In the aftermath of the nationalization act, Iran faced an embargo and a blockade from the west. Just when its oil revenues were dramatically reduced, the U.S. withheld aid and denied loans to Iran, despite Mossadeq’s pleas. As this created a climate for disaffection and subversion among the people, the Central Intelligence Agency (CIA) sponsored a royalist coup (Operation AJAX) that put a halt to the only experiment with democracy and independence in Iran. Mossadeq himself was tried in a military court and convicted on charges of treason, sent to prison for three years and subsequently banned to his remote home village under house arrest until his death in 1967.


In the three years that followed the coup, total U.S. economic and military aid to the Shah increased by nine fold. In 1954, the oil industry was in fact (not on paper) denationalized, with the rights to, and management of, Iranian oil transferred to a western oil consortium. In 1957, the CIA, according to William Colby, its former Director, “created SAVAK,” a repressive national secret police agency, “and taught it proper methods of intelligence.”[1][1]The veteran investigative reporter, Seymour M. Hersh, reported that, according to Jesse Leaf, the chief CIA analyst on Iran in the period 1968-73,  the CIA had instructed the SAVAK on torture techniques, which “were based on German torture techniques from World War II.”[2][2]In later years, as the Shah became an absolutist monarch the U.S. continued to back his rule.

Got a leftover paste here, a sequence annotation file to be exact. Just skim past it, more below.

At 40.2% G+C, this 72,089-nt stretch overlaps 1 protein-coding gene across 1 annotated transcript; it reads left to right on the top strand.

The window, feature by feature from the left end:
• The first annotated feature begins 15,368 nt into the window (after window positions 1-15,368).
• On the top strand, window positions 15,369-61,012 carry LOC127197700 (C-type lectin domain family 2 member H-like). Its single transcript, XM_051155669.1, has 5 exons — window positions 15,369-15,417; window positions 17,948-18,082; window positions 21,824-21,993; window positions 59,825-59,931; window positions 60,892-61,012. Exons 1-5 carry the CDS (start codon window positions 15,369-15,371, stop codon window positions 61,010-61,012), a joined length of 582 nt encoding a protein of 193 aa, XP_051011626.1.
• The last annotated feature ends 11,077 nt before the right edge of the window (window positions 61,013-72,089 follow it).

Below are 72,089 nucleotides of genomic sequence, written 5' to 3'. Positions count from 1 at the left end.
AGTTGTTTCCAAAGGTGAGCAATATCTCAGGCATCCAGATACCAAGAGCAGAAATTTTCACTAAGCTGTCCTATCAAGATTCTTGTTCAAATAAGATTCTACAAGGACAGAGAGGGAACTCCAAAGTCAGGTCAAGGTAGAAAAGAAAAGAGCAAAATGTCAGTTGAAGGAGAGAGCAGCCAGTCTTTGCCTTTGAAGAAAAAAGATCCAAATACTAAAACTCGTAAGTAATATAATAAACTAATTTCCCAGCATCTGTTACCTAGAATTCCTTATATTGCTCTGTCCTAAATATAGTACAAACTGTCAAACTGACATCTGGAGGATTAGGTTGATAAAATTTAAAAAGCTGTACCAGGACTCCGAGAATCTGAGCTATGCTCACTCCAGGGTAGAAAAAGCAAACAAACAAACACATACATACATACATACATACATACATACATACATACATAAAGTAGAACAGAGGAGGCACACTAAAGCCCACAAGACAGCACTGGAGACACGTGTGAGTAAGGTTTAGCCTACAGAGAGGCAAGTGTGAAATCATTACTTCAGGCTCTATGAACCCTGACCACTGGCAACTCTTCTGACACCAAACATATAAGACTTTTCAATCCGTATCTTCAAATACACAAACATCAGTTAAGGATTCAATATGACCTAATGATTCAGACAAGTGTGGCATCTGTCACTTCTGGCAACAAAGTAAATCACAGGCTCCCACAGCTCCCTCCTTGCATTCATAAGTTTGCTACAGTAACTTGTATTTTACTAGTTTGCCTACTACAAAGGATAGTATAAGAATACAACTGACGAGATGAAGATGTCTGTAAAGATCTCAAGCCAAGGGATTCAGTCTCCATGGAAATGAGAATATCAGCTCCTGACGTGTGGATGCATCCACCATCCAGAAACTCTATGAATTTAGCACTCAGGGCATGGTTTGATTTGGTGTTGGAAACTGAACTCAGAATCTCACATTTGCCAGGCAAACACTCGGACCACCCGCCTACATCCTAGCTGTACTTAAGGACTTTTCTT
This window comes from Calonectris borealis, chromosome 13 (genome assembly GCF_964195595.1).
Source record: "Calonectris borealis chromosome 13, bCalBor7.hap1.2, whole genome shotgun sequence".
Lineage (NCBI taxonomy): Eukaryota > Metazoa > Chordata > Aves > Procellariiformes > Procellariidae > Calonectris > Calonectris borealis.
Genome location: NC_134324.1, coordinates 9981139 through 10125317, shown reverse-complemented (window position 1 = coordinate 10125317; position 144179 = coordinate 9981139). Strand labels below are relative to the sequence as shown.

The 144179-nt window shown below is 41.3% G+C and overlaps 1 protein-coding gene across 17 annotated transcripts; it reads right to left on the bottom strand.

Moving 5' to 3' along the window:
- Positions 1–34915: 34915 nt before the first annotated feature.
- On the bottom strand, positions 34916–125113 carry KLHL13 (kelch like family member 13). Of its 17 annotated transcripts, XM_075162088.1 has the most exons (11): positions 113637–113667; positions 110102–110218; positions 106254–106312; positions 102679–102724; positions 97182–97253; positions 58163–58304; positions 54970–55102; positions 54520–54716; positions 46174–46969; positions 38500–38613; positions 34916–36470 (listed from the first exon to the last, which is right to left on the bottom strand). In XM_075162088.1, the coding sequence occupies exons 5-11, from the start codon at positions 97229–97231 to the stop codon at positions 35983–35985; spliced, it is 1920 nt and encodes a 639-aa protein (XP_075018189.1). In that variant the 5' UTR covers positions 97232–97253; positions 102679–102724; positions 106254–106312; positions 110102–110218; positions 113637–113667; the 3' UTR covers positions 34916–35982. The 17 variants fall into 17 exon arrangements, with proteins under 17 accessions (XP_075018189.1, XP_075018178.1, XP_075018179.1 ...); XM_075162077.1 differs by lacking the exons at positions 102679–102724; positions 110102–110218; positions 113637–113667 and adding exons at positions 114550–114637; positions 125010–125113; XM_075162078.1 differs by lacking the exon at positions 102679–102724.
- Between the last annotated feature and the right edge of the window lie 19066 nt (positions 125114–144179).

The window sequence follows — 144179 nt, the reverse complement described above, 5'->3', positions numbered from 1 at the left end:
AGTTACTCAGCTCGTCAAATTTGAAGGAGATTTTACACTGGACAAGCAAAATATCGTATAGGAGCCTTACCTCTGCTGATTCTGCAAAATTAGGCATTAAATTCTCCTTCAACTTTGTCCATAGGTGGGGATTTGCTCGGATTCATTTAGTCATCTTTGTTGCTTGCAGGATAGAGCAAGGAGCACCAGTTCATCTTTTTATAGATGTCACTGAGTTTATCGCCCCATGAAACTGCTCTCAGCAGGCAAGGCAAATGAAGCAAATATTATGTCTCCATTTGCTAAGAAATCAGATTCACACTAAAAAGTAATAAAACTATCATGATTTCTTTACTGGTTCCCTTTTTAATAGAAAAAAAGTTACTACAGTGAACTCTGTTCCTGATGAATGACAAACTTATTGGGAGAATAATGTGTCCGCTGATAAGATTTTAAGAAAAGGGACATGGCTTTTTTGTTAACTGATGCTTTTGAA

By the early 1970s, as the price of oil quadrupled, and Iran’s state revenues expanded dramatically, the U.S. assigned a regional mini-hegemonic role to the Shah, a role which required transferring vast amounts of U.S.-made armaments to Iran. A 1977 report by a Senate committee explained: Iran’s role is to block any “threat to the continuous flow of oil through the Gulf,” which “would so endanger the Western and Japanese economies as to be grounds for general war.” It continued, “…the most serious threats may emanate from internal changes in Gulf states … If Iran is called upon to intervene in the internal affairs of any Gulf state it must be recognized in advance by the United States that this is the role for which Iran is being primed and blame cannot be assigned for Iran’s carrying out an implied assignment.”[3][3]The report concluded that “a strong and stable Iran,” serves “as a deterrent against Soviet adventurism in the region,” and “against radical groups in the Gulf.”[4][4]    


In sum, the Shah was a modernizing dictator who pushed economic modernization initiatives, as did his father (Reza Shah, 1925-1941) before him, but who forfeited any chance of gaining legitimacy for his rule when he went along with the Anglo-U.S. coup against nationalist democratic aspirations of his nation, became dependent on foreign (U.S.) tutelage, and relied increasingly on state terror to rule. And it was the fact that the U.S. backed his rule despite the gross violations of the human rights of ordinary Iranians that alienated many of them from the United States.      



The Present Confrontation


In the aftermath of September the 11Th, the paths of these two nations seem once more to be set on a collision course with ruinous consequences for both peoples. And once again history is being misused, manipulated, and ignored. One senses in the air the forming of that mindset of havoc and destruction that necessarily feeds on fear and ignorance. And again we are called upon to halt the death train set in motion towards greater ruins ahead. Let’s begin by outlining what each side says the confrontation is about before lifting their rhetorical veils to see what lurks underneath.



An Issue of Security: The Bush administration presents the conflict in terms of global security. It c